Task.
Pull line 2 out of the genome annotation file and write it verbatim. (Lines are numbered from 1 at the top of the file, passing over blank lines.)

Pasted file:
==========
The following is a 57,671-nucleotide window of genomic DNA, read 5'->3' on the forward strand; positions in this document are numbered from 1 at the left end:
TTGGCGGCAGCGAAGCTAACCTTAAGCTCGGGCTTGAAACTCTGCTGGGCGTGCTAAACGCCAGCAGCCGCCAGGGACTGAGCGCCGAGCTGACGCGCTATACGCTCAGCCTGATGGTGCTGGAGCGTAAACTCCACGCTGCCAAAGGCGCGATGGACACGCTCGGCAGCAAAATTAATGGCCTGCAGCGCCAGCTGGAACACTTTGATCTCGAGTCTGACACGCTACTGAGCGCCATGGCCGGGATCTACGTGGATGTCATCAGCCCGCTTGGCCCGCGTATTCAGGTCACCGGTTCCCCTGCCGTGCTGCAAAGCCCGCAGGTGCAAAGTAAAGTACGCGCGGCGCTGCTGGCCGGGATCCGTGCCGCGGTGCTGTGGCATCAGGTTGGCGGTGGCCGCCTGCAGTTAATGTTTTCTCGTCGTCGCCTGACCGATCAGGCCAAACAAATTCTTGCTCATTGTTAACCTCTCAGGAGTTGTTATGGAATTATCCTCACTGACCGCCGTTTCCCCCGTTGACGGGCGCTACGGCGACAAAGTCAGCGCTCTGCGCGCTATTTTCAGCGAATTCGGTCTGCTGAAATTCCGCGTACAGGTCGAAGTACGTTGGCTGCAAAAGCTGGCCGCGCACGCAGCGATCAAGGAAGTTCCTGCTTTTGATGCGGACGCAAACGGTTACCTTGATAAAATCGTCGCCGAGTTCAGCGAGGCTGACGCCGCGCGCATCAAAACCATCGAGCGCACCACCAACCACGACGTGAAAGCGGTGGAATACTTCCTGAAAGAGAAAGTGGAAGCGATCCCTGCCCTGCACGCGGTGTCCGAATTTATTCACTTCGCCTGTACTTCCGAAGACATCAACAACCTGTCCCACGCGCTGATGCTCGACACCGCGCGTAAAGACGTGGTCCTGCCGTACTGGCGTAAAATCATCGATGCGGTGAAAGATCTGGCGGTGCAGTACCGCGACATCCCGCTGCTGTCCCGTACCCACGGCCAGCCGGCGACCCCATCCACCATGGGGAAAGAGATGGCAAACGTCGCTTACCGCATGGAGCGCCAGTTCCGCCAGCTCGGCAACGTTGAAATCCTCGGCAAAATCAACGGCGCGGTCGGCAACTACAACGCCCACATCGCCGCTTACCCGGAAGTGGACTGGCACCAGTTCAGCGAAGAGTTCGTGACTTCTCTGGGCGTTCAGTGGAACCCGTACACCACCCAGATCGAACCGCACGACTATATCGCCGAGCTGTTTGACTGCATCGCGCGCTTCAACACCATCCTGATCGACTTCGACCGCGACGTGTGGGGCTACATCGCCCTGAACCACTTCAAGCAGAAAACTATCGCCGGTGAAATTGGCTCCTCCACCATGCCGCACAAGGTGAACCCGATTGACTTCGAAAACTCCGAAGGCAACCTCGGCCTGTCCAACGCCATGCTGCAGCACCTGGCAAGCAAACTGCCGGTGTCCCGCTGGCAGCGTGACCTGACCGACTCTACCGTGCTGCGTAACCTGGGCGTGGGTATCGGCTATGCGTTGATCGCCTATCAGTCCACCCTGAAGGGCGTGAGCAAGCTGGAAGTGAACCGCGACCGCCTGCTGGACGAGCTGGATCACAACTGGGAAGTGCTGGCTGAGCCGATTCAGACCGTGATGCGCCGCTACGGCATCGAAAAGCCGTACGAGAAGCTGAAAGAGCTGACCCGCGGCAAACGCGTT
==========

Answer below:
TTGGCGGCAGCGAAGCTAACCTTAAGCTCGGGCTTGAAACTCTGCTGGGCGTGCTAAACGCCAGCAGCCGCCAGGGACTGAGCGCCGAGCTGACGCGCTATACGCTCAGCCTGATGGTGCTGGAGCGTAAACTCCACGCTGCCAAAGGCGCGATGGACACGCTCGGCAGCAAAATTAATGGCCTGCAGCGCCAGCTGGAACACTTTGATCTCGAGTCTGACACGCTACTGAGCGCCATGGCCGGGATCTACGTGGATGTCATCAGCCCGCTTGGCCCGCGTATTCAGGTCACCGGTTCCCCTGCCGTGCTGCAAAGCCCGCAGGTGCAAAGTAAAGTACGCGCGGCGCTGCTGGCCGGGATCCGTGCCGCGGTGCTGTGGCATCAGGTTGGCGGTGGCCGCCTGCAGTTAATGTTTTCTCGTCGTCGCCTGACCGATCAGGCCAAACAAATTCTTGCTCATTGTTAACCTCTCAGGAGTTGTTATGGAATTATCCTCACTGACCGCCGTTTCCCCCGTTGACGGGCGCTACGGCGACAAAGTCAGCGCTCTGCGCGCTATTTTCAGCGAATTCGGTCTGCTGAAATTCCGCGTACAGGTCGAAGTACGTTGGCTGCAAAAGCTGGCCGCGCACGCAGCGATCAAGGAAGTTCCTGCTTTTGATGCGGACGCAAACGGTTACCTTGATAAAATCGTCGCCGAGTTCAGCGAGGCTGACGCCGCGCGCATCAAAACCATCGAGCGCACCACCAACCACGACGTGAAAGCGGTGGAATACTTCCTGAAAGAGAAAGTGGAAGCGATCCCTGCCCTGCACGCGGTGTCCGAATTTATTCACTTCGCCTGTACTTCCGAAGACATCAACAACCTGTCCCACGCGCTGATGCTCGACACCGCGCGTAAAGACGTGGTCCTGCCGTACTGGCGTAAAATCATCGATGCGGTGAAAGATCTGGCGGTGCAGTACCGCGACATCCCGCTGCTGTCCCGTACCCACGGCCAGCCGGCGACCCCATCCACCATGGGGAAAGAGATGGCAAACGTCGCTTACCGCATGGAGCGCCAGTTCCGCCAGCTCGGCAACGTTGAAATCCTCGGCAAAATCAACGGCGCGGTCGGCAACTACAACGCCCACATCGCCGCTTACCCGGAAGTGGACTGGCACCAGTTCAGCGAAGAGTTCGTGACTTCTCTGGGCGTTCAGTGGAACCCGTACACCACCCAGATCGAACCGCACGACTATATCGCCGAGCTGTTTGACTGCATCGCGCGCTTCAACACCATCCTGATCGACTTCGACCGCGACGTGTGGGGCTACATCGCCCTGAACCACTTCAAGCAGAAAACTATCGCCGGTGAAATTGGCTCCTCCACCATGCCGCACAAGGTGAACCCGATTGACTTCGAAAACTCCGAAGGCAACCTCGGCCTGTCCAACGCCATGCTGCAGCACCTGGCAAGCAAACTGCCGGTGTCCCGCTGGCAGCGTGACCTGACCGACTCTACCGTGCTGCGTAACCTGGGCGTGGGTATCGGCTATGCGTTGATCGCCTATCAGTCCACCCTGAAGGGCGTGAGCAAGCTGGAAGTGAACCGCGACCGCCTGCTGGACGAGCTGGATCACAACTGGGAAGTGCTGGCTGAGCCGATTCAGACCGTGATGCGCCGCTACGGCATCGAAAAGCCGTACGAGAAGCTGAAAGAGCTGACCCGCGGCAAACGCGTT